Bananas - beware the bad bunch
Africa's international banana trade is about to receive a boost. Increasing interest in the continent from the big multinational banana producers means African exports to the European Union could rise sharply over the next few years. But while it might seem an attractive prospect, the beauty of the continent's promising banana export industry might be only skin deep.
It's easy to see why the big banana companies are interested in Africa. There is plenty of prime banana-growing land available, much of it near sea ports with shipping lines to the EU. Labour is also cheap and plentiful compared with Latin America, where the majority of internationally-traded bananas are grown. With supermarkets in the developed world continually forcing down supplier prices, bananas - so the logic goes - must become more competitive.
Africa also has an agronomic ace up its sleeve - it is relatively clear of the diseases that afflict the Cavendish bananas produced in Latin America. If that isn't enough to excite the banana companies, bananas from many African countries also enjoy duty-free access to the 27 EU member states. Following a decision by the World Trade Organisation (WTO) in November 2008, this may be about to change in order to achieve a level playing field for banana producers worldwide. Nevertheless, Africa is likely to be the world's new banana hotspot.
Commercial export plantations have been long-established in Cameroon and Cote D'Ivoire, and now plantings are underway in Ghana and Mozambique. Angola is likely to follow. Consequently, African banana exports that currently account for around four per cent of world trade, could reach ten or even 20 per cent within 15 years.
While this may seem cause for celebration, it might equally require a call for caution. Alistair Smith of the Banana Link cooperative explains: "The new players are essentially African plantation companies with experience in plantation crops, be it sugarcane or cashew nut but little experience in bananas." Smith believes it is these growers who will team up with the big banana companies that are leading the advance into Africa. "The multinationals will provide the technology and to a certain extent will help countries gain access to European funds for infrastructure development." But he cautions, "Small producers should not raise their hopes in any way that they could become part of the international banana trade."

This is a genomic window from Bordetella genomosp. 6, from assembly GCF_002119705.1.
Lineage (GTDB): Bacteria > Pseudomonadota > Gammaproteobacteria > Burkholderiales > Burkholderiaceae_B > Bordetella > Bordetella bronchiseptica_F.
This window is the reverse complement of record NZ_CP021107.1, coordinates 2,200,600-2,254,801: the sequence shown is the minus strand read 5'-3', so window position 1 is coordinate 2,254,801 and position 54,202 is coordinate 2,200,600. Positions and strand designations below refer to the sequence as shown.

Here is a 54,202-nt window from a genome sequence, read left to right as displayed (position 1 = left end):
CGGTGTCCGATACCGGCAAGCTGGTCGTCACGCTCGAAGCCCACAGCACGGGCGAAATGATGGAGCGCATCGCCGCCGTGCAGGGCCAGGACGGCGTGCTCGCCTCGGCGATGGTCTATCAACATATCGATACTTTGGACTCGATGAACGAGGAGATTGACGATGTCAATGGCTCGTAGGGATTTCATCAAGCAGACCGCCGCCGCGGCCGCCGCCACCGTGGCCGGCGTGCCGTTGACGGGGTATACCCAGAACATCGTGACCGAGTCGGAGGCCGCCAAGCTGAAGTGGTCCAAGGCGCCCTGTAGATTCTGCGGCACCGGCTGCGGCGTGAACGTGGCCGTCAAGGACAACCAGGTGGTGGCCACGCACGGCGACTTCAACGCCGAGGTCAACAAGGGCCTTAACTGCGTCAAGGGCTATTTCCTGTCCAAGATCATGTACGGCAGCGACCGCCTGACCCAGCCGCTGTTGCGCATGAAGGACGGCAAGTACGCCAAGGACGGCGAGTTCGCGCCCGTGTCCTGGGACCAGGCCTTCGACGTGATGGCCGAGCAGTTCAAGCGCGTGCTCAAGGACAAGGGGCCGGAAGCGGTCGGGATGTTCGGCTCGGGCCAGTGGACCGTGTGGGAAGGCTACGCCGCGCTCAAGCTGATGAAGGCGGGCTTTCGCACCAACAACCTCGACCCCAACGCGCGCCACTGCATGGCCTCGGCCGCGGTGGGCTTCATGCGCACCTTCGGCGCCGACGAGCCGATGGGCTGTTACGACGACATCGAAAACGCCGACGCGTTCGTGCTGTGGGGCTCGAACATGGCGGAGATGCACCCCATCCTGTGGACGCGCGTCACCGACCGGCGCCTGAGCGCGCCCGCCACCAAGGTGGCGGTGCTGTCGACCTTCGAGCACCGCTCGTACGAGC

That's not to say that the benefits of new plantations won't trickle down through local and regional economies - increased employment and investment in infrastructure are expected. But, after more than 100 years in Latin America, the international banana industry has much to be ashamed of in its treatment of labour and the land, which is another reason it will welcome a new base. In many Latin American countries soils are close to exhaustion: declining soil fertility and significant disease build-up require regular applications of ever-increasing amounts of agrochemicals, with severe and well-documented health implications for plantation workers and the environment.
Increasing wage pressure could also mean that the industry is ready to abandon Latin America to its own resources. "For the last three years, Latin American producers have been subject to a certain amount of blackmail," Smith continues. "If companies see wage demands as unreasonable they threaten to move operations to Africa to quell them."
So, should Africa be worried about the multinationals arriving on their shores? Possibly. But there is a line of defence against the kind of production that has left Latin American banana industries so distressed: European consumers and their growing appetite for organic, fairly-traded bananas from sustainable sources. Currently, the two biggest consumers of ethical bananas are Switzerland and the UK, where they account for one-half and one-third of domestic sales respectively.
Smith believes that in order to capitalise on the demand for organic bananas, producers will need to switch away from their Latin American business model. This will involve promoting sustainable development and ensuring their operations do not jeopardise local food security. "Chiquita is saying this will make it a model of how foreign direct investment in poor countries should be done," says Smith. "Let's hold them to it and let's hope they do it better than they did in Latin America, which led to a series of very negative social and environmental consequences for many of the communities involved."
Date published: January 2009
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